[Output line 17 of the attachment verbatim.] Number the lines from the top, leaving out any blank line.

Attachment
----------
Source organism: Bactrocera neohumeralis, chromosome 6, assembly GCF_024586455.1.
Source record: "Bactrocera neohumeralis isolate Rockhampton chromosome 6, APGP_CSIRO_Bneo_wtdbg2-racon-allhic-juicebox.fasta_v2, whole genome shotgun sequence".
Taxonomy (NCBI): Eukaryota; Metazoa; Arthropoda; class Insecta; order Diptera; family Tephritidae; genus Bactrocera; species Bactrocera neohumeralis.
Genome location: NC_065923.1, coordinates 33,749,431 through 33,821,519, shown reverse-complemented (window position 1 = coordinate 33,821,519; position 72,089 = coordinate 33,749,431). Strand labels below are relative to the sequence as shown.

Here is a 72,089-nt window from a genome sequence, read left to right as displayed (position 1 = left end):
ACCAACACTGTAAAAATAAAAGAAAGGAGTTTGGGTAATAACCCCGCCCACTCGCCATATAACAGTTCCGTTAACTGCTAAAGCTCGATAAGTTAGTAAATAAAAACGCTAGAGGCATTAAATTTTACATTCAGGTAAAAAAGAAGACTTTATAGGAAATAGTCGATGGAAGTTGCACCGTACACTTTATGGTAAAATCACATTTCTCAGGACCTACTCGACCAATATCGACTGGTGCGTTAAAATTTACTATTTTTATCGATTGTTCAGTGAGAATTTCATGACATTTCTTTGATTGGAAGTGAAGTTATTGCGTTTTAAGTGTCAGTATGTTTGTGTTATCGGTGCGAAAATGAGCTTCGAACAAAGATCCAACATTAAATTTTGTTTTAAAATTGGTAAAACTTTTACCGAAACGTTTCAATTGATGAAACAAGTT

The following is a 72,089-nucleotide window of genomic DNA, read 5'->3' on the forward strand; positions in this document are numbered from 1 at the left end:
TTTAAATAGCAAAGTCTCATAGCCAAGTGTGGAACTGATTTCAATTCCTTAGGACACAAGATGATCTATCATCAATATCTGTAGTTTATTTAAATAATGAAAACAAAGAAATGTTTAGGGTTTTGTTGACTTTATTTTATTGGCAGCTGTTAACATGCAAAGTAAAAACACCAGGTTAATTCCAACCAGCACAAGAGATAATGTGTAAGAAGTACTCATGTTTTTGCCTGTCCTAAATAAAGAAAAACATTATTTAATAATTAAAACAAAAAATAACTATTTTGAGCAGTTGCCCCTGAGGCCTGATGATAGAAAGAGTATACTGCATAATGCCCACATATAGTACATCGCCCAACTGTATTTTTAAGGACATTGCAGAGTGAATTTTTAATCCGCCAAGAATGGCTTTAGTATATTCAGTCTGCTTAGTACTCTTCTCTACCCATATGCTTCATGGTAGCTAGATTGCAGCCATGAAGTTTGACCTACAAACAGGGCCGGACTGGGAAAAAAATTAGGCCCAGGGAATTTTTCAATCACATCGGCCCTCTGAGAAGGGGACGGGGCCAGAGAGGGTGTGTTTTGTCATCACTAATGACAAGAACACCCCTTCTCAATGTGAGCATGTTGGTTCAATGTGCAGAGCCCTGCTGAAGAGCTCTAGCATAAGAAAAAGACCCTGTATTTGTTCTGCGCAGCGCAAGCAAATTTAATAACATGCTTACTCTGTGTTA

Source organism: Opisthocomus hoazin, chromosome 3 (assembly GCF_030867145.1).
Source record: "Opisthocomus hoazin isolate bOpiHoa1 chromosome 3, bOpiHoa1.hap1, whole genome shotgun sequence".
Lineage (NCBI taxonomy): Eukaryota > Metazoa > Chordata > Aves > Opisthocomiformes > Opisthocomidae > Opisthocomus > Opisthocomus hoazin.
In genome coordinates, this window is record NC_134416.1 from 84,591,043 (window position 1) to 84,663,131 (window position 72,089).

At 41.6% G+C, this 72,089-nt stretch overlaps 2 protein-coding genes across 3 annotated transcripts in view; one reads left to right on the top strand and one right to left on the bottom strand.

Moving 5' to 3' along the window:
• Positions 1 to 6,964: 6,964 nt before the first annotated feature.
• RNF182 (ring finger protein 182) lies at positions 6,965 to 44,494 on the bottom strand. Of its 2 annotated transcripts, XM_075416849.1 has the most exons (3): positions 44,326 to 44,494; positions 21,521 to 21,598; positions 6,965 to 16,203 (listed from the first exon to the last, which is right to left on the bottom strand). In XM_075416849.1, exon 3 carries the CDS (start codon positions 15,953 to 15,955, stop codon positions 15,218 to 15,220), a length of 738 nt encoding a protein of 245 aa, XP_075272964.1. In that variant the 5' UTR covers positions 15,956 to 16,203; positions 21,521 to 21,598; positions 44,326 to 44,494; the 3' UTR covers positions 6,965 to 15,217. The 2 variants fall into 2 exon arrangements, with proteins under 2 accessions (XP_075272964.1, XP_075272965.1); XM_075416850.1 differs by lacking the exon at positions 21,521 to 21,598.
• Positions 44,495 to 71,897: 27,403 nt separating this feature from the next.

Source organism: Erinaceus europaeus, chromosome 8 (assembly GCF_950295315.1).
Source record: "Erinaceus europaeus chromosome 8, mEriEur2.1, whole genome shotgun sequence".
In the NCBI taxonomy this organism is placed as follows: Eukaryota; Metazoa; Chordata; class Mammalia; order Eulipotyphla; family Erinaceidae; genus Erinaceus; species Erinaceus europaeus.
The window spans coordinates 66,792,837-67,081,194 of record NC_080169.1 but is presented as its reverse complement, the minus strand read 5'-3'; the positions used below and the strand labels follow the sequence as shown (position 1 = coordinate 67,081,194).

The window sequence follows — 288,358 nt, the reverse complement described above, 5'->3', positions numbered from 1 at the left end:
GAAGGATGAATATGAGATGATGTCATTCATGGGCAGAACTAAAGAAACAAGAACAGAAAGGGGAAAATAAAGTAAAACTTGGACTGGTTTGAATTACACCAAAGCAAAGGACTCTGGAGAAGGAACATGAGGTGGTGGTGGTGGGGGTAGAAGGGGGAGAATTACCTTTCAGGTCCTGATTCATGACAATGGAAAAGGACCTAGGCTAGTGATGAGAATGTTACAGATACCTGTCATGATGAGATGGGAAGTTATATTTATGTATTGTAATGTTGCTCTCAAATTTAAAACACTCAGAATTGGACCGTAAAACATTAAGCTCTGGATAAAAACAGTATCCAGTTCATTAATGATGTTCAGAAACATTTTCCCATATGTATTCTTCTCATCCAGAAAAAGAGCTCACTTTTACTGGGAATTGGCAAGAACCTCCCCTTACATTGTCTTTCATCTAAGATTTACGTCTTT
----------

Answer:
• Positions 44,495 to 71,897: 27,403 nt separating this feature from the next.